Two Muslim converts due in court over Lee Rigby's killing

LONDON Mon Nov 18, 2013 12:03am GMT

1 of 2. The coffin of Fusilier Lee Rigby is carried by members of his regiment after his funeral service at the parish church in Bury, northern England July 12, 2013.

Credit: Reuters/Nigel Roddis

Related Topics

LONDON (Reuters) - Two Muslim converts accused of hacking to death a British soldier in broad daylight on a London street go on trial this week in a case that has shocked many in Britain.

Prime Minister David Cameron described the killing at the time as a betrayal of Islam and an attack on the British way of life.

Drummer Lee Rigby, 25, a veteran of the Afghan war, was killed on May 22 not far from an army barracks in Woolwich, southeast London, a murder that provoked disgust and fears of an anti-Muslim backlash.

A post-mortem examination gave the cause of death as "multiple incised wounds".

Michael Adebolajo, 28, and Michael Adebowale, 22, will appear at London's Old Bailey central criminal court to deny murdering Rigby, conspiracy to murder a police officer and the attempted murder of a police officer.

Monday's court session is due to be taken up by legal argument and the swearing in of the 12-member jury with the pair unlikely to be called until at least Tuesday.

Both suspects have used their Islamic names - Mujahid Abu Hamza for Adebolajo and Ismail Ibn Abdullah for Adebowale - during pre-trial hearings.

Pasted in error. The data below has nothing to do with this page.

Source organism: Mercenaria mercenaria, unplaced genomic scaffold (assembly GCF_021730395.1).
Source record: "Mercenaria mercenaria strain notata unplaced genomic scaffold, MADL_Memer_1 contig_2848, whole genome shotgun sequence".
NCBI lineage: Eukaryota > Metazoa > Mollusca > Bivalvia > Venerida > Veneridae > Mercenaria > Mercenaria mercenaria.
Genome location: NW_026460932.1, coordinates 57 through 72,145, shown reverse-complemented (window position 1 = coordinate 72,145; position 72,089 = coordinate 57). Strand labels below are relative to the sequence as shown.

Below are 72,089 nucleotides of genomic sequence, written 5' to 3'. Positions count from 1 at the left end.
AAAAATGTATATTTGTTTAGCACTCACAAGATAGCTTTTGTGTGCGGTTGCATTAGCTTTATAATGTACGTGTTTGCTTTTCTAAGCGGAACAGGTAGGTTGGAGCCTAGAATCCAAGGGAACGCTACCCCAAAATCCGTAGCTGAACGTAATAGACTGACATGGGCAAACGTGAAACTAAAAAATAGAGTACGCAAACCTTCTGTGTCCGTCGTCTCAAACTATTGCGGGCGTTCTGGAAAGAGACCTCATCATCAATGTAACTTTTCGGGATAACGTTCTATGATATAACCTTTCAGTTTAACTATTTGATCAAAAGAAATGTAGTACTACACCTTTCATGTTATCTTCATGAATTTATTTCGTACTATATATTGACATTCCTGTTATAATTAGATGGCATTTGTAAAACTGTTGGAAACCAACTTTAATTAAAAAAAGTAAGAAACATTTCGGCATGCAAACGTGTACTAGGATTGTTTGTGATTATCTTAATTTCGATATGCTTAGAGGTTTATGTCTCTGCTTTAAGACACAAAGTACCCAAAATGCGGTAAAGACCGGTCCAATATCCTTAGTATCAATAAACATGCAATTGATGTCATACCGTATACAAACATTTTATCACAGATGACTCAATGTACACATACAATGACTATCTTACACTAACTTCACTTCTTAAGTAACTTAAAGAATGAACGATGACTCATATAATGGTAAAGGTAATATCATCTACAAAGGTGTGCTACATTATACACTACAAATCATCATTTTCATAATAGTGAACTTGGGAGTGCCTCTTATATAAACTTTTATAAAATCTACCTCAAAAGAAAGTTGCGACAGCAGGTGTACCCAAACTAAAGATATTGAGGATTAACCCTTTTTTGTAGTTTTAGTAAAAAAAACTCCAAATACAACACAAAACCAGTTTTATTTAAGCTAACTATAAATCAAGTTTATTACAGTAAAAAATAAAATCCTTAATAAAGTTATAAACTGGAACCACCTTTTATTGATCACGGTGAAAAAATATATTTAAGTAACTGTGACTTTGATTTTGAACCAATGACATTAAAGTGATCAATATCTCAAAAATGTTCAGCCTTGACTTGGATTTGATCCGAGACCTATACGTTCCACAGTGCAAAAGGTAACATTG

Thousands of people including veterans in uniform lined the street of Rigby's home town of Bury in northern England for his funeral in July. Cameron and London mayor Boris Johnson joined the mourners for the service.

(Reporting By Costas Pitas; editing by Michael Holden)

FILED UNDER:
We welcome comments that advance the story through relevant opinion, anecdotes, links and data. If you see a comment that you believe is irrelevant or inappropriate, you can flag it to our editors by using the report abuse links. Views expressed in the comments do not represent those of Reuters. For more information on our comment policy, see http://blogs.reuters.com/fulldisclosure/2010/09/27/toward-a-more-thoughtful-conversation-on-stories/
Comments (2)
mgb500 wrote:
Can’t comment frankly ….might infringe their ‘human rights’

Nov 18, 2013 6:08pm GMT  --  Report as abuse
PeteDavies wrote:
interesting that the BBC have no mention of the trial on their web pages, nor have I seen report on television ??

Nov 18, 2013 10:41pm GMT  --  Report as abuse
This discussion is now closed. We welcome comments on our articles for a limited period after their publication.